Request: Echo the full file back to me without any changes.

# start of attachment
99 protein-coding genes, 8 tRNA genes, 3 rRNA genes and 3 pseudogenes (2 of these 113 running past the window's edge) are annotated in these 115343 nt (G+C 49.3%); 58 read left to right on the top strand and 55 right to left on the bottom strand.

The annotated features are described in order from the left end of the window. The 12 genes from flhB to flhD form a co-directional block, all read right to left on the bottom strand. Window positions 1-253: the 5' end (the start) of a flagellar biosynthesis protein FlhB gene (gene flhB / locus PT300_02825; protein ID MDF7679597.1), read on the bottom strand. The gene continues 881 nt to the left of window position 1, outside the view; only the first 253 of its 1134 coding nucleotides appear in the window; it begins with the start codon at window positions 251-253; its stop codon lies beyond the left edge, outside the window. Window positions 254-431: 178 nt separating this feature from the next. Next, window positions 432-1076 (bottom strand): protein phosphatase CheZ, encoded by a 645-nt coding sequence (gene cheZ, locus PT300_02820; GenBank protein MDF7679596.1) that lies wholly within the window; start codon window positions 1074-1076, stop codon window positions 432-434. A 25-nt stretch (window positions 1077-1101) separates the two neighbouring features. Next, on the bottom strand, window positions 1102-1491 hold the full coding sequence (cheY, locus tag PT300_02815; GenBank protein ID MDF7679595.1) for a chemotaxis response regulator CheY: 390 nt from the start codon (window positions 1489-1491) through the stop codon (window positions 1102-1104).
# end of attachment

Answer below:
99 protein-coding genes, 8 tRNA genes, 3 rRNA genes and 3 pseudogenes (2 of these 113 running past the window's edge) are annotated in these 115343 nt (G+C 49.3%); 58 read left to right on the top strand and 55 right to left on the bottom strand.

The annotated features are described in order from the left end of the window. The 12 genes from flhB to flhD form a co-directional block, all read right to left on the bottom strand. Window positions 1-253: the 5' end (the start) of a flagellar biosynthesis protein FlhB gene (gene flhB / locus PT300_02825; protein ID MDF7679597.1), read on the bottom strand. The gene continues 881 nt to the left of window position 1, outside the view; only the first 253 of its 1134 coding nucleotides appear in the window; it begins with the start codon at window positions 251-253; its stop codon lies beyond the left edge, outside the window. Window positions 254-431: 178 nt separating this feature from the next. Next, window positions 432-1076 (bottom strand): protein phosphatase CheZ, encoded by a 645-nt coding sequence (gene cheZ, locus PT300_02820; GenBank protein MDF7679596.1) that lies wholly within the window; start codon window positions 1074-1076, stop codon window positions 432-434. A 25-nt stretch (window positions 1077-1101) separates the two neighbouring features. Next, on the bottom strand, window positions 1102-1491 hold the full coding sequence (cheY, locus tag PT300_02815; GenBank protein ID MDF7679595.1) for a chemotaxis response regulator CheY: 390 nt from the start codon (window positions 1489-1491) through the stop codon (window positions 1102-1104).